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Trees won't cut it.

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The verdict is in and planting trillions of new trees as we do today could just as well be causing more harm than good. There are more effective pathways to remove carbon dioxide from the atmosphere.
Wait, aren’t trees carbon sinks?
The tree-hugging hippies of the 80’s had it right: save old trees. Trees that are roughly 30-80 years old have immense potential to capture and store carbon. A tree takes 20-30 years until it actually starts becoming a carbon sink. It takes 80-100 years for a tree to absorb 650 kg-1 metric tonne co2. That is if it’s still standing. After about 200 years it starts decaying and the uptake of carbon decreases (Source: SVT and New EU Forest Strategy for 2030).
“The secondary forests are like teenagers. They soak up carbon like crazy and they empty your fridge,” says Lourens Poorter, professor in functional ecology at Wageningen University in the Netherlands. “If you look at old people, they consume very little, and it’s the same as the old growth forest. What we want to advocate is: ‘Please value those secondary forests, and in areas where you can, please let those forests regrow back again naturally.” (Source: The Guardian).
Planting new trees may, however, have an adverse effect on our planet. An overwhelming amount of scientific studies have found high climate-driven risks to the carbon mitigation potential of planting trees. In Chile, a study found that 25 years of forest subsidies had decreased biodiversity whilst not increasing total carbon stored.
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Why planting a trillion new trees won’t save us:
Trees are increasingly vulnerable to drought, wildfires, disease and human interference. (Source: Science).
Planting trees on a large-scale can be harmful to nature, minimizing biodiversity and harming native species. Many projects plant non-native invasive species that are not meant for the local climate, which in turn can wipe out local species. By planting only one type of tree, monocultures also lead to lack of biodiversity, drying out the soil and leading to drought.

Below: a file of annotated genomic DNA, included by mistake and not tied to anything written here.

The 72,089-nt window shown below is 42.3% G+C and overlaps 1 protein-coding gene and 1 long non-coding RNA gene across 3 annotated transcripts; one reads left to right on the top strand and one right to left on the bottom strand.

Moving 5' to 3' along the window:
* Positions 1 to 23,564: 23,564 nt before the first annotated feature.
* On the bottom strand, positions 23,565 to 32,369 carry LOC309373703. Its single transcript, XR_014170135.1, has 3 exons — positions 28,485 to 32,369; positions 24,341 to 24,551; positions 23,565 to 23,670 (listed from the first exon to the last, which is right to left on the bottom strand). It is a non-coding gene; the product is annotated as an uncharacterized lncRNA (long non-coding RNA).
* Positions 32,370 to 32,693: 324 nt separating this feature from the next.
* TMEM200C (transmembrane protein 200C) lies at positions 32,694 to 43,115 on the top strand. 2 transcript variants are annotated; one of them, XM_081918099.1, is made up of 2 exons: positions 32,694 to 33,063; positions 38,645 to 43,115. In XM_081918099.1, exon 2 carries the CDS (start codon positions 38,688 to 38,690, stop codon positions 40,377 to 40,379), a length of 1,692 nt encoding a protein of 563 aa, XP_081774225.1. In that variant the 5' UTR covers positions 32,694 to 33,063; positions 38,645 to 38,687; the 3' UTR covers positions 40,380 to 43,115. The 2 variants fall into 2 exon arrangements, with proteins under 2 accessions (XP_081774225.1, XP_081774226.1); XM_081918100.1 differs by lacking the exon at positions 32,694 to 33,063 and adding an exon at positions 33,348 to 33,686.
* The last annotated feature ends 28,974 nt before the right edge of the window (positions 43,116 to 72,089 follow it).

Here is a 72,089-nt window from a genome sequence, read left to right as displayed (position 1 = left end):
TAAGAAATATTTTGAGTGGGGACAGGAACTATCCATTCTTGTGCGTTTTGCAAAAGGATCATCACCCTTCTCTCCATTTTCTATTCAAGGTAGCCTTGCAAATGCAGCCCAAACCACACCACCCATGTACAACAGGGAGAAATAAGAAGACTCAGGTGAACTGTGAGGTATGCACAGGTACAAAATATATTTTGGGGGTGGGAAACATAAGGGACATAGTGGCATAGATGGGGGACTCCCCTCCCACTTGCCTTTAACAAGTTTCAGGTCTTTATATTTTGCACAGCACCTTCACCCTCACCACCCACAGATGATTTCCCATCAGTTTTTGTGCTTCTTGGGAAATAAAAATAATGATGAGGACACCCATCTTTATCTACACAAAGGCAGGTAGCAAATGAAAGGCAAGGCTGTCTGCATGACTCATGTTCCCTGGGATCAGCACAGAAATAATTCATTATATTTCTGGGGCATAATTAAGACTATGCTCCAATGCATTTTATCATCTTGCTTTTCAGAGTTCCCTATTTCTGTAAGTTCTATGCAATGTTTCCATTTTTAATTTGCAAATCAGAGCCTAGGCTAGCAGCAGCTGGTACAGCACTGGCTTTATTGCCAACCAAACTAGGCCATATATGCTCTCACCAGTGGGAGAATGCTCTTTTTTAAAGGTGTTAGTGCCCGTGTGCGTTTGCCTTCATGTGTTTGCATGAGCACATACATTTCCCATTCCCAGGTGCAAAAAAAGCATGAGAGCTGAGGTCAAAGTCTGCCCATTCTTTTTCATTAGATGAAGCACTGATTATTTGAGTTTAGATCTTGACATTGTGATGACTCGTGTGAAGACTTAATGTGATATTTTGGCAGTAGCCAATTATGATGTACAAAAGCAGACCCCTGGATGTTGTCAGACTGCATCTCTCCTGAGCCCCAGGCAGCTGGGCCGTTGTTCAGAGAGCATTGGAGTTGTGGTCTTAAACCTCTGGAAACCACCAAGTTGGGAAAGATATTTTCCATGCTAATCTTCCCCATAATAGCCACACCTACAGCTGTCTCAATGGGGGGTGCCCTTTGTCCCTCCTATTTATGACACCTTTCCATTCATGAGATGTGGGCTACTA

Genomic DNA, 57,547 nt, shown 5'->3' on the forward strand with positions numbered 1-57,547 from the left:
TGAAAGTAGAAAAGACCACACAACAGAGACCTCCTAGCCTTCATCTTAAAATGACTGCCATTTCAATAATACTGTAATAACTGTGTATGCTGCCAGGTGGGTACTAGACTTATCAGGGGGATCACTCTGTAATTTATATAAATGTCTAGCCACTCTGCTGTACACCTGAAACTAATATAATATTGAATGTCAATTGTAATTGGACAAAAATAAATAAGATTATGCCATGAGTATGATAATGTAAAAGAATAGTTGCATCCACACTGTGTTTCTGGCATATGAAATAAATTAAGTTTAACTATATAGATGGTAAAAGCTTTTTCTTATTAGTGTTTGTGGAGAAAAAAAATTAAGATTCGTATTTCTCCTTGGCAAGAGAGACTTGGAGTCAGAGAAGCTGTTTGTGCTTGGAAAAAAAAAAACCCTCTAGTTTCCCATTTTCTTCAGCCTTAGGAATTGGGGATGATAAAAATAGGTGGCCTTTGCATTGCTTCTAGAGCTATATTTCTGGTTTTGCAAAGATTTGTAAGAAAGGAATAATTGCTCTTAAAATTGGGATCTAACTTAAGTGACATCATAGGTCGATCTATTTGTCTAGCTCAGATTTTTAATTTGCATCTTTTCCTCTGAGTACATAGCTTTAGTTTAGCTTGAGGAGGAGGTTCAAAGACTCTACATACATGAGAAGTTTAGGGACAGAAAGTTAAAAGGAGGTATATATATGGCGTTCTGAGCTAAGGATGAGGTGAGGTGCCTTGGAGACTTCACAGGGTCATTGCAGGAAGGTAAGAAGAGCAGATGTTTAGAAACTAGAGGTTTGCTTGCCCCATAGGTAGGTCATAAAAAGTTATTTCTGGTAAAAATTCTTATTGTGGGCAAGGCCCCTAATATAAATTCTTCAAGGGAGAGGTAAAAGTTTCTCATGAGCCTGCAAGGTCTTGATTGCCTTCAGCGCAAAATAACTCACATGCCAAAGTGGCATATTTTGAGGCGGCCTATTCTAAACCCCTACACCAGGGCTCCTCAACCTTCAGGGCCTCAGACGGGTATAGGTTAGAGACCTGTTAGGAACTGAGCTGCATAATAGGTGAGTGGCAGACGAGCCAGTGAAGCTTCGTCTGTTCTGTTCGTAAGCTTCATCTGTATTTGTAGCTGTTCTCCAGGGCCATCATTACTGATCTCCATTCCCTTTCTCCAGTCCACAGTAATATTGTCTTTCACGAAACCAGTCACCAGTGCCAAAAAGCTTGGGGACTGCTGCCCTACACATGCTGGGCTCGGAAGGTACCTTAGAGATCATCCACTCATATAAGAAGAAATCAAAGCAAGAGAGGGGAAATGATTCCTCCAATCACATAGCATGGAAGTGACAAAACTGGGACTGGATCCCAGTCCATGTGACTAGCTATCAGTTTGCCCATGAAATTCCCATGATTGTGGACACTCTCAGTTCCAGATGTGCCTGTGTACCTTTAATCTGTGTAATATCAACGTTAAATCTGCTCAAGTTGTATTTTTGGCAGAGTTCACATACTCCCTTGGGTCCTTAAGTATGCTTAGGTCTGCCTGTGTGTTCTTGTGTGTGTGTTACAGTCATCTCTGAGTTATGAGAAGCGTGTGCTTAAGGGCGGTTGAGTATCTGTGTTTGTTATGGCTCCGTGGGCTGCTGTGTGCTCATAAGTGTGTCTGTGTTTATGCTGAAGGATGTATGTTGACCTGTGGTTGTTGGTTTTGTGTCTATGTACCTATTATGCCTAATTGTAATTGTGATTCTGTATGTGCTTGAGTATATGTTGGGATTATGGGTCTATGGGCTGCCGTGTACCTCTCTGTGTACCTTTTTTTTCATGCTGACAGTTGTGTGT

Tree compensation projects have burned in wildfires in the past years. If we look at one example in California, roughly 153,000 hectares of climate-compensated forest burned up in a wildfire. This forest was planned to capture 32 million tons of CO2 into the atmosphere. This is calculated on the basis that one hectare absorbs 2.6 tonnes of carbon dioxide per year. (Source: NY Times).

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We don’t have time:
In order to remain under the IPCC’s recommended 1,5 degrees we need to remove 10 billion tons of carbon dioxide from the atmosphere every year until 2050. If we’re relying on new trees, we will already have reached 2050 by the time these trees start absorbing carbon, if they are still standing. Instead, we need to invest in fast, scalable, viable and innovative carbon removal technologies. Want to learn more about carbon removal? Subscribe to our newsletter on Linkedin or head over to our web!

Our sources:


New EU Forest Strategy for 2030


The Guardian

NY Times

Want to read more?
Here are a few reads on planting trees:

  • Peter Kamau

    29 w

    There's so much truth in that.There's need to explore for more carbon removal techniques than just hyping "trees are the best natural carbon sinks."

    • Sarah Chabane

      32 w

      Interesting article, and it's obvious that tree planting is not the one solution that fits all, but what's another alternative that you are proposing? :)

      • Removement

        31 w

        @sarah_chabane hi sarah! we are proposing other methods for removing carbon from the atmosphere that are verified, fast and effective. These include: growin c4 grass, sinking kelp, regenerative agriculture, bio-oil and biochar which you can find out about here

      • Edwin wangombe

        33 w

        What if we do both cut emissions and plant trees??

        • Johannes Luiga

          32 w

          @edwin_wangombe totally agree!

          • Removement

            31 w

            @Johannes_Luiga so what we are suggesting is yes, absolutely cut emissions, but that rather than invest in planting trees we need to invest in faster methods of removing carbon such as sinking kelp, regenerative agriculture, c4 grass, to name a few. Here on our website we have more about carbon removal

          • Mats Nilsson

            33 w

            A lot of info here. Better to stop emitting than to just plant trees, yes we know that of course.

            • Removement

              31 w

              @Mats_Nilsson exactly, and even if we stop emitting we also need to remove historic carbon from the atmosphere, which is why it's essential that we invest in carbon removal technologies!

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